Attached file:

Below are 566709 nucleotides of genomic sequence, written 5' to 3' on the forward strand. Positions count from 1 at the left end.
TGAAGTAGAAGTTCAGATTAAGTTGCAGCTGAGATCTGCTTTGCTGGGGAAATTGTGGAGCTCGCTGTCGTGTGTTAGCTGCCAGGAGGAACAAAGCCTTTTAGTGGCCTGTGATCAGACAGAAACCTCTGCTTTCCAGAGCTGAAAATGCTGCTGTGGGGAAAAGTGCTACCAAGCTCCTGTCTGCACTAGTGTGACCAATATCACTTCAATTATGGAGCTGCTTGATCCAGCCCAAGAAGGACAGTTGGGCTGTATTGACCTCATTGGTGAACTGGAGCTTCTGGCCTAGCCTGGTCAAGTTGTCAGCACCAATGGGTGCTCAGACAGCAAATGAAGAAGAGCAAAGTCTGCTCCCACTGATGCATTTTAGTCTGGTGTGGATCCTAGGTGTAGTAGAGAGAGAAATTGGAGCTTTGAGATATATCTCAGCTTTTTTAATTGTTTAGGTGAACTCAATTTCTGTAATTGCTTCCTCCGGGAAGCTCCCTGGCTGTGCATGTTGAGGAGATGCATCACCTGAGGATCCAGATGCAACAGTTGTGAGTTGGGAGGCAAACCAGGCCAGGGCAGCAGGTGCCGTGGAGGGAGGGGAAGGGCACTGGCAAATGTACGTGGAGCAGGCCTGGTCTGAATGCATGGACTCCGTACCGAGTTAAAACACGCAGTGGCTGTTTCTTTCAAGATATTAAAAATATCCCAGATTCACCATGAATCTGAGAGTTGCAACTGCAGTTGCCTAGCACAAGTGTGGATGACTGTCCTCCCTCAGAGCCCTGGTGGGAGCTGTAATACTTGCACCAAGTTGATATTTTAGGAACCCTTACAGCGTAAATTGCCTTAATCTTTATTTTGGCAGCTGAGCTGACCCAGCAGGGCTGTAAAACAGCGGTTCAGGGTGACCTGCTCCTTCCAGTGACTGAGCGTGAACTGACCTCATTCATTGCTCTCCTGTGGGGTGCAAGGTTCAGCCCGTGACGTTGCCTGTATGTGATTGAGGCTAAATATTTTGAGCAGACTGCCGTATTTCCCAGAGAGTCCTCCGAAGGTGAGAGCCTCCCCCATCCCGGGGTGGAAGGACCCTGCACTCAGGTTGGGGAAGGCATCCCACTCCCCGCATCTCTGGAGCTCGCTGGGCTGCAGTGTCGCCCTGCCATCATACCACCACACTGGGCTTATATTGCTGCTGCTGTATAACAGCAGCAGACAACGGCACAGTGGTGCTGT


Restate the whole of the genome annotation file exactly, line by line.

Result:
Below are 566709 nucleotides of genomic sequence, written 5' to 3' on the forward strand. Positions count from 1 at the left end.
TGAAGTAGAAGTTCAGATTAAGTTGCAGCTGAGATCTGCTTTGCTGGGGAAATTGTGGAGCTCGCTGTCGTGTGTTAGCTGCCAGGAGGAACAAAGCCTTTTAGTGGCCTGTGATCAGACAGAAACCTCTGCTTTCCAGAGCTGAAAATGCTGCTGTGGGGAAAAGTGCTACCAAGCTCCTGTCTGCACTAGTGTGACCAATATCACTTCAATTATGGAGCTGCTTGATCCAGCCCAAGAAGGACAGTTGGGCTGTATTGACCTCATTGGTGAACTGGAGCTTCTGGCCTAGCCTGGTCAAGTTGTCAGCACCAATGGGTGCTCAGACAGCAAATGAAGAAGAGCAAAGTCTGCTCCCACTGATGCATTTTAGTCTGGTGTGGATCCTAGGTGTAGTAGAGAGAGAAATTGGAGCTTTGAGATATATCTCAGCTTTTTTAATTGTTTAGGTGAACTCAATTTCTGTAATTGCTTCCTCCGGGAAGCTCCCTGGCTGTGCATGTTGAGGAGATGCATCACCTGAGGATCCAGATGCAACAGTTGTGAGTTGGGAGGCAAACCAGGCCAGGGCAGCAGGTGCCGTGGAGGGAGGGGAAGGGCACTGGCAAATGTACGTGGAGCAGGCCTGGTCTGAATGCATGGACTCCGTACCGAGTTAAAACACGCAGTGGCTGTTTCTTTCAAGATATTAAAAATATCCCAGATTCACCATGAATCTGAGAGTTGCAACTGCAGTTGCCTAGCACAAGTGTGGATGACTGTCCTCCCTCAGAGCCCTGGTGGGAGCTGTAATACTTGCACCAAGTTGATATTTTAGGAACCCTTACAGCGTAAATTGCCTTAATCTTTATTTTGGCAGCTGAGCTGACCCAGCAGGGCTGTAAAACAGCGGTTCAGGGTGACCTGCTCCTTCCAGTGACTGAGCGTGAACTGACCTCATTCATTGCTCTCCTGTGGGGTGCAAGGTTCAGCCCGTGACGTTGCCTGTATGTGATTGAGGCTAAATATTTTGAGCAGACTGCCGTATTTCCCAGAGAGTCCTCCGAAGGTGAGAGCCTCCCCCATCCCGGGGTGGAAGGACCCTGCACTCAGGTTGGGGAAGGCATCCCACTCCCCGCATCTCTGGAGCTCGCTGGGCTGCAGTGTCGCCCTGCCATCATACCACCACACTGGGCTTATATTGCTGCTGCTGTATAACAGCAGCAGACAACGGCACAGTGGTGCTGT